Avoid the madness with these practical tips and tricks on how to run errands with kids. Get things done and even enjoy your time together!
Errands and kids. Somehow, they don’t mix as well as I wish they would.
Sometimes I’m alone with them and need to run an errand, like picking up a forgotten item at the grocery store. Other times, I’d rather not wait until they’re asleep or at school to save more time for myself.
But of course, getting settled into the car takes at least 10 minutes. I come home with bags galore. When my twins were babies, I couldn’t push the double stroller and the shopping cart at the same time. And no outing is safe from public tantrums.
How to run errands with kids
Perhaps you can relate.
You know you need to take them to get their haircut but have no energy to pack or deal with potential whining and complaining. Comparing prices at the grocery feels impossible with your attention divided. And waiting in line at the post office, much less the DMV, can be too much to ask of your kids.
I know how hard it can be to get out of the house.
Still, sometimes we need to mail that package or get prescriptions at the pharmacy. And you don’t want to always have to run errands on your own because your kids aren’t used to being out and about. What are a few things you can to do run errands with kids in tow (and without the meltdowns)?
1. Go when your kids are well-rested, fed, and clean
The first rule with running an errand with kids is to make sure they’re well-rested, fed, and clean.
Schedule errands after nap time (or after waking up from the morning) so your kids are in a good mood, not cranky. A trip to the dry cleaners after a snack or meal avoids hungry tummies. And do a quick diaper change or potty break before you go—you can have one less task to do while you’re out and about.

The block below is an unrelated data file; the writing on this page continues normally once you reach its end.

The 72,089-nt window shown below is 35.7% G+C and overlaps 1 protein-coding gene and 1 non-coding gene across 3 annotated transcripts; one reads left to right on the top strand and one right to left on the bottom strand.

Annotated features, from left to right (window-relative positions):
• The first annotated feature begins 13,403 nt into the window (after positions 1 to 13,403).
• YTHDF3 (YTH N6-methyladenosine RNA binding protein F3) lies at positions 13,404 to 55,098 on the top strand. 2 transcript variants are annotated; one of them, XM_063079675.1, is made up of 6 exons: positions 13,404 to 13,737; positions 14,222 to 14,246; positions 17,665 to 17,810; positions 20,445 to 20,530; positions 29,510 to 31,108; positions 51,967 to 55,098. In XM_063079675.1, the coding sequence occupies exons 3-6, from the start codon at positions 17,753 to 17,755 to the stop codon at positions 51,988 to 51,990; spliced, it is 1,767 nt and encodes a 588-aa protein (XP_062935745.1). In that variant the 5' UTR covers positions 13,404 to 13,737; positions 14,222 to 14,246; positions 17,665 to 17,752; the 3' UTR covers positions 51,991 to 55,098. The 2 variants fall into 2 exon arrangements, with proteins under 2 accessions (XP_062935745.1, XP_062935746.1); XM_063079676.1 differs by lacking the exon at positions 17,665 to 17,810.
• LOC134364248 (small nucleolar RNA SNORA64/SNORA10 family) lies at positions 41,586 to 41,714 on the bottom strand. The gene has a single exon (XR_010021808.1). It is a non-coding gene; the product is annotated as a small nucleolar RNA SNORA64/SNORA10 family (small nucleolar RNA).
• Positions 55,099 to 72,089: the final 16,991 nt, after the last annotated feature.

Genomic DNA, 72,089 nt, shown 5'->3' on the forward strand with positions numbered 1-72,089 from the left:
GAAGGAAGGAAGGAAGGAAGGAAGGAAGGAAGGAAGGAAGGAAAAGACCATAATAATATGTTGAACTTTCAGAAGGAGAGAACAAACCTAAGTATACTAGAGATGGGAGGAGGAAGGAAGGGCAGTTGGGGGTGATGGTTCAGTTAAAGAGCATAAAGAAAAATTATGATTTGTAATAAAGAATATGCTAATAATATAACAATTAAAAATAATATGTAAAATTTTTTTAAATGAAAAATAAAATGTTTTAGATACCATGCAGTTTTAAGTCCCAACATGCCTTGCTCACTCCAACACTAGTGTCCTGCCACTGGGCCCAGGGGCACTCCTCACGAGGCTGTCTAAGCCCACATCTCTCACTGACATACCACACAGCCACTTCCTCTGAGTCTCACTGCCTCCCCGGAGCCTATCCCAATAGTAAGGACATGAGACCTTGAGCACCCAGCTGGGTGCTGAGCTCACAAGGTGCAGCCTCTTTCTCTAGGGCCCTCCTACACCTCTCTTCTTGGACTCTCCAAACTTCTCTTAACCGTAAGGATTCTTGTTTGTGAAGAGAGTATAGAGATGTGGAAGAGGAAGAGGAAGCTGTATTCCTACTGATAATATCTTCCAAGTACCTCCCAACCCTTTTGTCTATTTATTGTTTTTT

One alternative for sleep, especially for babies, is to go when they’re about to nap so they can sleep in the stroller or baby carrier. (I don’t recommend doing this often though since they may not sleep as long as when they’re at home.)
And bring snacks to get them through the errand in case they’re still hungry or your outing runs a little long.
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2. Make a list
I’m a huge fan of making lists, and even more so when kids are along on an errand. Any time you’re buying several items, make a list so you know exactly which aisles or areas to go to. Write them down to stay organized.
A grocery list is the most common one to have handy, but you can even write the tasks you need to do on a given outing. Let’s say you need to go to the garden store. Write down that you need to buy one new houseplant, a bag of compost, and a packet of vegetable seeds.
3. Do one errand at a time
Once your kids are well-rested and you have your list, your next go-to move is to pick only one errand to run. Don’t do too much or this can exhaust both you and your kids. It’s better to go to one place and spend a longer time there than to go to too many in the same amount of time.
And keep your errand short, especially if you feel overwhelmed. There’s no need to try to get everything done in one go. Small habits and actions can build your confidence with each errand you run.